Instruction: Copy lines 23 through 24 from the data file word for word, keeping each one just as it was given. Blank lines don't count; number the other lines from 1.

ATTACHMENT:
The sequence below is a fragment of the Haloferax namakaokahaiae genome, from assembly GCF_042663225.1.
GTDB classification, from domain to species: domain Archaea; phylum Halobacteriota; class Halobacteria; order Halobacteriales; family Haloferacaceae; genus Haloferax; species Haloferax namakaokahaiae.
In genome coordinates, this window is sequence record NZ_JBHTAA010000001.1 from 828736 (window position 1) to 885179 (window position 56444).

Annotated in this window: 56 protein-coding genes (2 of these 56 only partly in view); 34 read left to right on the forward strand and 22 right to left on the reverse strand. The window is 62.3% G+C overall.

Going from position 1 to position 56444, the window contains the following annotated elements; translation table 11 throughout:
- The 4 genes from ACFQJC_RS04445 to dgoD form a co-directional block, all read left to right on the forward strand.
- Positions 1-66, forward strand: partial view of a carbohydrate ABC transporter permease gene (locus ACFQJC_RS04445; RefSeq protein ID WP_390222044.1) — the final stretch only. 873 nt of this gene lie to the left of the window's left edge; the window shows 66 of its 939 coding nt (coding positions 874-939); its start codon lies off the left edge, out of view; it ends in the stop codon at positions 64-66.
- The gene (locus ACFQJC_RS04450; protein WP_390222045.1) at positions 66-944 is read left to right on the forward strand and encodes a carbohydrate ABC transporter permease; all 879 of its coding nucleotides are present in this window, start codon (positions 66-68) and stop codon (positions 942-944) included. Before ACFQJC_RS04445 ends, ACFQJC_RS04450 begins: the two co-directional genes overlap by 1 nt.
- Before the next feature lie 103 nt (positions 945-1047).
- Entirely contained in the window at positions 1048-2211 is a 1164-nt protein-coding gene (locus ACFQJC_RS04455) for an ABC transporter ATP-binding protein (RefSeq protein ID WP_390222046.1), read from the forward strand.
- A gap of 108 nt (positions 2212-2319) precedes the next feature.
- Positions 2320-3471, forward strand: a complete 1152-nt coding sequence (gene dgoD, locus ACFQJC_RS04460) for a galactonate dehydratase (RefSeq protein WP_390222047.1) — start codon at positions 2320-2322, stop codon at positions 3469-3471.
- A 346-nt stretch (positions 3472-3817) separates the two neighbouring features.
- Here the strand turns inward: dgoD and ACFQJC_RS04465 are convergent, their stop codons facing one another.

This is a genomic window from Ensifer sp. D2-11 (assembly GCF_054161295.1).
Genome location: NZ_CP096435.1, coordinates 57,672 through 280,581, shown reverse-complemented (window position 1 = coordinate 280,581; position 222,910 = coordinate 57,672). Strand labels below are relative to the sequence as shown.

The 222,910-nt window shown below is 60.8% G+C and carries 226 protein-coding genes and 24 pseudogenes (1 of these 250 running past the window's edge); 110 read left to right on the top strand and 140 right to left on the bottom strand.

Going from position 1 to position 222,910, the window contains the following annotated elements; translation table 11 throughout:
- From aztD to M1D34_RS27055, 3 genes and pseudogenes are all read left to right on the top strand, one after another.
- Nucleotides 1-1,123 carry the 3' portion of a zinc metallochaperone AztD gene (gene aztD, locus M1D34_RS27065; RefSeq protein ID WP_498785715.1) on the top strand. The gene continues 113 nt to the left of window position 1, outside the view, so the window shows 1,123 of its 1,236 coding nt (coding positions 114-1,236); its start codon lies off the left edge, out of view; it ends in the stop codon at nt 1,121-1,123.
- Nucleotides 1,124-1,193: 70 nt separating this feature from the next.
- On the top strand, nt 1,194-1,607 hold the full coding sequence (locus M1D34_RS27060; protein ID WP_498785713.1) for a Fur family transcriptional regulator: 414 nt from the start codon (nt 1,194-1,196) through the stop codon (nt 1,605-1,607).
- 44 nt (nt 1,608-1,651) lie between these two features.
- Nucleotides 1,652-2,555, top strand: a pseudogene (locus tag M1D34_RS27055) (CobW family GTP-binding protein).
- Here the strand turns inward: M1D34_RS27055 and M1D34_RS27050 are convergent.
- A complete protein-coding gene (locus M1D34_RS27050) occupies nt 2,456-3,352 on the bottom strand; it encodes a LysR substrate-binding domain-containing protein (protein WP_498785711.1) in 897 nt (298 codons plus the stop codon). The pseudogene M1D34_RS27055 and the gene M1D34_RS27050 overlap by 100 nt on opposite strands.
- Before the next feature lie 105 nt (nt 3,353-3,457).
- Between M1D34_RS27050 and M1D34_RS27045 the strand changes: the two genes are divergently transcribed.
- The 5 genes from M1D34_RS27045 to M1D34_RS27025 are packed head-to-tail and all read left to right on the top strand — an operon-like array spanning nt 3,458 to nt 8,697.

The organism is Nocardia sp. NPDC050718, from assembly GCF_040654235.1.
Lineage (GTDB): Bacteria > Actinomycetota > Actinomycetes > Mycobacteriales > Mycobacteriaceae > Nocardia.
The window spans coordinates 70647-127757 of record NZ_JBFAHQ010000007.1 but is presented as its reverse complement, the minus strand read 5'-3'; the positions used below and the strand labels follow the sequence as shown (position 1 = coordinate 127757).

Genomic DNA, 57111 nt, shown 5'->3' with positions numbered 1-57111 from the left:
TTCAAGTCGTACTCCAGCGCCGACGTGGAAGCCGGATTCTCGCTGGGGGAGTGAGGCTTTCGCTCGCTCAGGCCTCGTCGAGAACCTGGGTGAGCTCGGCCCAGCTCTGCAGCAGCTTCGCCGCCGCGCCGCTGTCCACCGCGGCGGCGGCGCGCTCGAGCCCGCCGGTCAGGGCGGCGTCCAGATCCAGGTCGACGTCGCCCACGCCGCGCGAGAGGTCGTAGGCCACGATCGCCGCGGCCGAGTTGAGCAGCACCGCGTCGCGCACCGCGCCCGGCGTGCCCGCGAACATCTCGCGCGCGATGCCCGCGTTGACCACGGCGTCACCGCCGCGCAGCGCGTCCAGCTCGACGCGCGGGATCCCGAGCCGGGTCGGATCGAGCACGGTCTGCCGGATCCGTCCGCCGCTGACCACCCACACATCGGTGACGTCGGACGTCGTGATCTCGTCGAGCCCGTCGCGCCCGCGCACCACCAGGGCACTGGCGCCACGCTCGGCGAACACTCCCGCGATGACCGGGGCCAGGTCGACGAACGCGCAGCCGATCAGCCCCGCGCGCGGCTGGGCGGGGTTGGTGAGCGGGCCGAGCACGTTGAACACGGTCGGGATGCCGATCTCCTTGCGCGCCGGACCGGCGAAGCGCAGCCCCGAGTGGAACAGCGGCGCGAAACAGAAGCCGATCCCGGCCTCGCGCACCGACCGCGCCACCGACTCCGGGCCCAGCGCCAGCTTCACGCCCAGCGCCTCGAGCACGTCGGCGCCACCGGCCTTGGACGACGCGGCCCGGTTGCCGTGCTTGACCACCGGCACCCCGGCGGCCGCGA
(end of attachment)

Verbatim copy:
- 44 nt (nt 1,608-1,651) lie between these two features.
- Nucleotides 1,652-2,555, top strand: a pseudogene (locus tag M1D34_RS27055) (CobW family GTP-binding protein).